You wouldn't have to wash, said Brian, whose parents forced him to wash a great deal more than he thought could possibly be healthy. Not that it did any good. There was something basically ground in about Brian.

You, she told him, are so full of shit, it's a wonder your eyes don't turn brown.

You?re as plain as the nose on your face, said Mr. Pennyworth. And your nose is remarkably obvious. As is the rest of your face, young man. As are you. For the sake of all that is holy, empty your mind. Now. You are an empty alleyway. You are a vacant doorway. You are nothing. Eyes will not see you. Minds will not hold you. Where you are is nothing and nobody.

You?re going back? asked Bod. Things that had been immutable were changing. You?re really leaving? But. You?re my guardian.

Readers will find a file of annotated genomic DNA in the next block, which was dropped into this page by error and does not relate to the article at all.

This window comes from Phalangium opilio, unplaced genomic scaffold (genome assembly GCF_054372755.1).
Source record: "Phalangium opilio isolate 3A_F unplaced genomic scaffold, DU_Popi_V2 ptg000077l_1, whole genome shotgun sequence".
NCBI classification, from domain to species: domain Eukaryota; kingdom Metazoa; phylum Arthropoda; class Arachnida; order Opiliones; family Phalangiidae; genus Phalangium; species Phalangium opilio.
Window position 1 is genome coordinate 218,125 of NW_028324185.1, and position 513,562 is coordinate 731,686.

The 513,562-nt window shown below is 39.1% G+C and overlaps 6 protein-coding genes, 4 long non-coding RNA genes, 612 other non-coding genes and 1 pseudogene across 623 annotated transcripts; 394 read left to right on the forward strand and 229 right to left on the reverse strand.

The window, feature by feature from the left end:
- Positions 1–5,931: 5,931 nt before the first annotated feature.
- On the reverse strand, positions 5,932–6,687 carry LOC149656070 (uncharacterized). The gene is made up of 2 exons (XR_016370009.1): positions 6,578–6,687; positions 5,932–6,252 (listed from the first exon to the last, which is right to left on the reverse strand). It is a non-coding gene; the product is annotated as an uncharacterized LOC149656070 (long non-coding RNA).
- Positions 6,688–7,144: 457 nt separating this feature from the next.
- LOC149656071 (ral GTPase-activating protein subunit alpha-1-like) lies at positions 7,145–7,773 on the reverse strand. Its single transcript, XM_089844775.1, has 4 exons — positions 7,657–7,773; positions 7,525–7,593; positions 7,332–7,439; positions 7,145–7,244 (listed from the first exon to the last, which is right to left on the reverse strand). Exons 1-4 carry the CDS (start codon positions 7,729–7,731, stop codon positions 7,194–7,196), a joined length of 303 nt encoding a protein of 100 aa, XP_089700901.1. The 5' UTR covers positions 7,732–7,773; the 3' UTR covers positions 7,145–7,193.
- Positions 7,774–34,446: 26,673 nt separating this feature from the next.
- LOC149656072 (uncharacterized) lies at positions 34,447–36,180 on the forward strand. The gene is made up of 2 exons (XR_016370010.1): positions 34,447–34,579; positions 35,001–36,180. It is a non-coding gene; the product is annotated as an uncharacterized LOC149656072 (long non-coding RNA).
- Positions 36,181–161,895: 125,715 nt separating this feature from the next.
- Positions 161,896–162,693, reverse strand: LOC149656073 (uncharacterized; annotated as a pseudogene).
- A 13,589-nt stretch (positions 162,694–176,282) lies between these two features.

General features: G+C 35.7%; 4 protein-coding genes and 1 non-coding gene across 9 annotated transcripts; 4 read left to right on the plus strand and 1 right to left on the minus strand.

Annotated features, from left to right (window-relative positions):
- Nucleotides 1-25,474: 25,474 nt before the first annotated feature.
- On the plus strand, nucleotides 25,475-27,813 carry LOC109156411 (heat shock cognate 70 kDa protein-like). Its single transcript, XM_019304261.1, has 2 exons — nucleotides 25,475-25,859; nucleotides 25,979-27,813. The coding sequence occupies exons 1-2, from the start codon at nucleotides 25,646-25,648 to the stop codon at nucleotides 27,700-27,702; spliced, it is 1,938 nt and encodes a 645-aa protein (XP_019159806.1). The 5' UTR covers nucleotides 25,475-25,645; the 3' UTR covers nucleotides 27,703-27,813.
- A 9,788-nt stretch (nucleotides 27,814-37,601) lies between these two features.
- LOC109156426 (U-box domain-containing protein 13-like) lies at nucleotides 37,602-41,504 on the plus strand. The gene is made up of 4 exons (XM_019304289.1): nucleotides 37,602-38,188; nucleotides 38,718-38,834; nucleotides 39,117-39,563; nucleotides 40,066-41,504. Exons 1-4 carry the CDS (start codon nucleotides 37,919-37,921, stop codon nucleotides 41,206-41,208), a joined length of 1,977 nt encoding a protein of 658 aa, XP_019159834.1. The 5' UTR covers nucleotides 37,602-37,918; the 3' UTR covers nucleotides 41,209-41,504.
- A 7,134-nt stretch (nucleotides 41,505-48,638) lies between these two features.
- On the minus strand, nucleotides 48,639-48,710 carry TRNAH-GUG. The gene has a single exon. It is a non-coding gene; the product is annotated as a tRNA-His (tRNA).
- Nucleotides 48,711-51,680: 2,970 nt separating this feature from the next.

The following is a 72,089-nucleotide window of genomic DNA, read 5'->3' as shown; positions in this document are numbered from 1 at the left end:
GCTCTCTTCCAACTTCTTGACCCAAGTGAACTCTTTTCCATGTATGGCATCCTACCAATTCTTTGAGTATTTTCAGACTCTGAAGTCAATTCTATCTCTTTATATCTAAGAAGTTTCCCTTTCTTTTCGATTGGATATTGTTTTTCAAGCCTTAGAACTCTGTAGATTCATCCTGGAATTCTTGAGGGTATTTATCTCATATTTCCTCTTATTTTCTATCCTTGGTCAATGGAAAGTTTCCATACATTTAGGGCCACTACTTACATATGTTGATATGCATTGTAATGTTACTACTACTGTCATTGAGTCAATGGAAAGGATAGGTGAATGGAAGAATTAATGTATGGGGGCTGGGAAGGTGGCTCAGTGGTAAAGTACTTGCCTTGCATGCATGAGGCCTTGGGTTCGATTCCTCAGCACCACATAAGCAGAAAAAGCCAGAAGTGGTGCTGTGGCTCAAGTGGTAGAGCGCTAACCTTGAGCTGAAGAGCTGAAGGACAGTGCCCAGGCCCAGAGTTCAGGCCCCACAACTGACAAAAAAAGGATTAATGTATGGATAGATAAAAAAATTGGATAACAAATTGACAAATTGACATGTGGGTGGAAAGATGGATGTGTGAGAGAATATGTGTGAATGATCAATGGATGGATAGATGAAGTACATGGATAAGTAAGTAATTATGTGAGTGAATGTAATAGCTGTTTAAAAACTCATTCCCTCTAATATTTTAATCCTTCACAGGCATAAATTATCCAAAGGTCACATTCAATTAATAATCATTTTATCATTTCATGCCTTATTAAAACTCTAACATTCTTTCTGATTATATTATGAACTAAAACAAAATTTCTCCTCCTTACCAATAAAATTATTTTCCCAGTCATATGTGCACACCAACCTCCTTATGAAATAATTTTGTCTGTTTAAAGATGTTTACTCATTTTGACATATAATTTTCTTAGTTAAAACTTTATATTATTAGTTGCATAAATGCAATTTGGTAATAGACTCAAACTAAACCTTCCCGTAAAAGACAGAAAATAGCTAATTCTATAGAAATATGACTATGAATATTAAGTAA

You?ve a good heart, she told him. Sometimes that?s enough to see you safe wherever you go. Then she shook her head. But mostly, it?s not.

You shone like a star. The funniest, wisest writer and the finest friend.

You should know that if we do fucking kill you, the we'll just delete you. You got that? One click and then you're over-written with random ones and zeros. Undelete is not an option.

You think you know all there is to know about here immediately upon meeting her, but everything you think you know is wrong. Passion flows through her like a river of blood.

Author Picture
First Name
Neil
Last Name
Gaiman, fully Neil Richard Gaiman
Birth Date
1960
Bio

English Author of Short Fiction, Novels, Comic Books, Graphic Novels, Audio Theatre and Films. Notable works include the comic book series, 'The Sandman' and novels including 'Stardust', 'American Gods', 'Coraline' and 'The Graveyard Book'. Winner of the Newbery Medal and Carnegie Medal in Literature